Friday, September 25, 2009

My Bitter Sarah Connor Post

Alright, I've been wanting to do a bitter Sarah Connor post for a while now, but today has relevance, so I'll do it today. Today is Dollhouse's second season premiere, while it really should have been Sarah Connor airing tonight. *gripe* At least there's a campaign going for a tv movie. It'll never happen, but we need to make Fox feel guilty. Because I lost 3 tv shows last year I have learned my lesson. This year, I'm not watching anything new. Sure Flash Forward looks cool, as does V and Glee looks funny, but I couldn't stand desperately checking the Renew/Cancel Index at TVbtn, signing endless petitions and hoping for a miracle. Television executives need to realize that people care about these character... leaving us hanging is agony! Ahem. Anyway. Sarah Connor.

This is Sarah, who is like a role model for anyone who ever dreamed of beating people up. But she's a very bad mother. She burns pancakes and gets people killed. She is the queen of straight faces.

This is John, who I just love. I wanna hug him and squish him and say everything's gonna be okay! (Even though it won't be.) Also, Christian Bale in the role of my bb John is blasphemy. I'll never watch T:4. Ever.

This is Cameron, who is amazing of course. She's broken, so I she's starting to feel, and also dying at the same time. We'll never know what happens to her. She kills butterflies, wears kick-ass boots and walks around in a bra.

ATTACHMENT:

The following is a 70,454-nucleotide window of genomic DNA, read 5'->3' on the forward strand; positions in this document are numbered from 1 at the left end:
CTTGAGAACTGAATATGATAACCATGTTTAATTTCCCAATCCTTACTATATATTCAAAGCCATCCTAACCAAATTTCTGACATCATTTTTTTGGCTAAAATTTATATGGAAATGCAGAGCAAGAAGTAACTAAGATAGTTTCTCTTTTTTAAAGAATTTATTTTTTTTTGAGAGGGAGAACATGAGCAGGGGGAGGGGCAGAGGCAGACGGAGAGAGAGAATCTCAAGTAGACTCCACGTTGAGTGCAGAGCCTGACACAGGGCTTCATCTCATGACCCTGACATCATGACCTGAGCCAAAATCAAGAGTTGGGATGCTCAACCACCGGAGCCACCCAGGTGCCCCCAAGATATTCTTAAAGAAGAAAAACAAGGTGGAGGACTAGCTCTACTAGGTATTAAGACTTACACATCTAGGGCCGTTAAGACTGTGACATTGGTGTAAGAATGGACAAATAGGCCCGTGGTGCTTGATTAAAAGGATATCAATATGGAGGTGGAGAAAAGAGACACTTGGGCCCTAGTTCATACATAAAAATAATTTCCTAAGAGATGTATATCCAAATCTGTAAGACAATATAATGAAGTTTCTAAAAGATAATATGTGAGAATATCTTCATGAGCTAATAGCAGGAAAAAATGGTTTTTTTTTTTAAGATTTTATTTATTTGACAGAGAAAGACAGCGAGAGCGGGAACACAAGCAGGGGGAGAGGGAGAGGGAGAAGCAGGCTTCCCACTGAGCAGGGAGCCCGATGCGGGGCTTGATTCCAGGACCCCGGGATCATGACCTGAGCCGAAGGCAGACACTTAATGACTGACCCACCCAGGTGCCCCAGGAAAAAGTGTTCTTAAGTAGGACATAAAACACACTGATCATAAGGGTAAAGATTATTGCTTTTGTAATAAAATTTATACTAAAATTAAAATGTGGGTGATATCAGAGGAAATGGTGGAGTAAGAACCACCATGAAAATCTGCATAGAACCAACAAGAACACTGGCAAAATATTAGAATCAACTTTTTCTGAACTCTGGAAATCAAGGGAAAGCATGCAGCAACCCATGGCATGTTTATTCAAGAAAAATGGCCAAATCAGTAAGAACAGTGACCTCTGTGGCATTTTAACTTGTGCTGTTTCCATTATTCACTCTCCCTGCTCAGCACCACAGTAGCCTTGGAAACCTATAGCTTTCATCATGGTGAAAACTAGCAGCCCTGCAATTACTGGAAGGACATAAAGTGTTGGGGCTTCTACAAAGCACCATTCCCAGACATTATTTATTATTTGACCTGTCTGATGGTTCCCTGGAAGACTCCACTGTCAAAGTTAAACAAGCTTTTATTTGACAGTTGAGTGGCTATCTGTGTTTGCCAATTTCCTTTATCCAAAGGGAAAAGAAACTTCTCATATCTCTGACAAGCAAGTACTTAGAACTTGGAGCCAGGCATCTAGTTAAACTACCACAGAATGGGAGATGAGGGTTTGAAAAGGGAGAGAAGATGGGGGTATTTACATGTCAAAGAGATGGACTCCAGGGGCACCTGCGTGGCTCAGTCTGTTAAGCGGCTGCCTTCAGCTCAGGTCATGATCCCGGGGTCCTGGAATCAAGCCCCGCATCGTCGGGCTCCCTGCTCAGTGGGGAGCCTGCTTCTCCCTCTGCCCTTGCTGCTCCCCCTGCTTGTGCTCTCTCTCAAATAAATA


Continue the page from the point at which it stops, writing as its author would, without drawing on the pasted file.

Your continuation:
This is Catherine Weaver. If I could pick anyone as a body guard, it might be her. She tries SO HARD to be human, but she fails miserably.

This is Savanna Weaver. She sings old Scottish songs and her best friend is a robot.

This is Ellison, an FBI agent. He tries very hard to understand what's going on, but Sarah lies to him and Catherine lies to him. So he doesn't know anything. One of the coolest things about him is that he was a Christian. And not a weird one, just a regular Christian.

This is Cromartie. He's actually three characters, all of which are amazing. John Henry is like one of the best tv characters ever. He plays with toys and doesn't understand God.

This is Derek Reese and Jesse. Derek is John's uncle and Sarah's unofficial brother-in-law. He dies. Oh well. And Jesse is Derek's girlfriend. She came from the future, had a miscarriage and dies. Oh well.

It ends on such a cliff-hanger I don't like even thinking about it. And you know,
it was also probably the least colorful show ever. I took place mostly in offices and back alleys and the Connor's very grey house and their clothes was always neutral tone. It was a sad, drab little show. But it was a good show. *weep*

Thursday, September 24, 2009

Coffee Shop and whaaatnot

Nothing like a coffee shop. Nothing like dropping $8.50 on a small cappuccino and a cookie. Nothing like those apathetic coffee shop girls with thick-rimmed glasses, aqua highlights and strategically placed wrist tattoos which are so nicely showcased while serving iced coffee beverages. Nothing like wasting an hour drinking tea, staring at other people who are wasting hours and drinking tea. Oh yes, nothing like a coffee shop.